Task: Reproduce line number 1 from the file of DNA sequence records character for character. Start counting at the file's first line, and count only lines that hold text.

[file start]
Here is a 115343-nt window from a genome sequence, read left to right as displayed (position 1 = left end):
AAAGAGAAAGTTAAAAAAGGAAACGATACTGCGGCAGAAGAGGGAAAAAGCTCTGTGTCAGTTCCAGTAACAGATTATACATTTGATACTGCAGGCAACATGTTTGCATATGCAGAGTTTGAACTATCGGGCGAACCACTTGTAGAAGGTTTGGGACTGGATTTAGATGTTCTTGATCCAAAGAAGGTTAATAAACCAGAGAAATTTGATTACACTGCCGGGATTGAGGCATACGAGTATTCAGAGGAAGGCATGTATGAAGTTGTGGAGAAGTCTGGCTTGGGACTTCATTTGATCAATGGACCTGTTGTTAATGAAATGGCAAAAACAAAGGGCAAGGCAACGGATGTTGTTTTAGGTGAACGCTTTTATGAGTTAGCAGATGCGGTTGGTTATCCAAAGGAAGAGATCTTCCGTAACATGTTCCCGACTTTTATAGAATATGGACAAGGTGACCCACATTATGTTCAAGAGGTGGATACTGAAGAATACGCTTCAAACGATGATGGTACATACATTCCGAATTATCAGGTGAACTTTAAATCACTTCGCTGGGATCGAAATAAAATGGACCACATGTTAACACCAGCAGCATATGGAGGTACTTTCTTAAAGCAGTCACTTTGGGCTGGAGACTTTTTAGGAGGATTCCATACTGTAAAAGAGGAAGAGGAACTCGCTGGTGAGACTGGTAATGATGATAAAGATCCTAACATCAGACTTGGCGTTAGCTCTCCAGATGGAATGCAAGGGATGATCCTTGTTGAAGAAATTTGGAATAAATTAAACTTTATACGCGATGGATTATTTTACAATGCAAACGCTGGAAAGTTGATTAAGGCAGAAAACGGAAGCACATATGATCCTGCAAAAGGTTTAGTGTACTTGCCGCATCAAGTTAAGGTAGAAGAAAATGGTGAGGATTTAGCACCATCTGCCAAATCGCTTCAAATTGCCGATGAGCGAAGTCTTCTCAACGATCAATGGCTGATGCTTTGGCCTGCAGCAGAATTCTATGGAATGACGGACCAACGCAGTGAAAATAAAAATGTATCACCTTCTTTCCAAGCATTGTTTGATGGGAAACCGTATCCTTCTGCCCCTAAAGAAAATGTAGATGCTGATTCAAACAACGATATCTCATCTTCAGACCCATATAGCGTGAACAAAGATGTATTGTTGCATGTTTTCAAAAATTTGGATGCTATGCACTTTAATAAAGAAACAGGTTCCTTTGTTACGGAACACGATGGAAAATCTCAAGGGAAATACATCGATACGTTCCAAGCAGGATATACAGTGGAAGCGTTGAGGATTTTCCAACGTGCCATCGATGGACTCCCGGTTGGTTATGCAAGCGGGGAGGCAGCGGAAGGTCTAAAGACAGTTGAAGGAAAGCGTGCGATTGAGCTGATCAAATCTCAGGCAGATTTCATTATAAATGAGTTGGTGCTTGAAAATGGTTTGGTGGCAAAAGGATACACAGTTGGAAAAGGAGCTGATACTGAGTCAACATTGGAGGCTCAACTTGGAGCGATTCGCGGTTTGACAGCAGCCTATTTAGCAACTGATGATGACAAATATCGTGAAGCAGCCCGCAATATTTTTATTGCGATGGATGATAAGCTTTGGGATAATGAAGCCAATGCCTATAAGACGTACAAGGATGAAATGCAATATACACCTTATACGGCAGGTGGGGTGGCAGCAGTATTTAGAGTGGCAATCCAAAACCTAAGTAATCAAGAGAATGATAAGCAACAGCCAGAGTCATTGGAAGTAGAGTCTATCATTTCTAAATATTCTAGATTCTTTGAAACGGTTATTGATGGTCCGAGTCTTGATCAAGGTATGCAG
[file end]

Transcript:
Here is a 115343-nt window from a genome sequence, read left to right as displayed (position 1 = left end):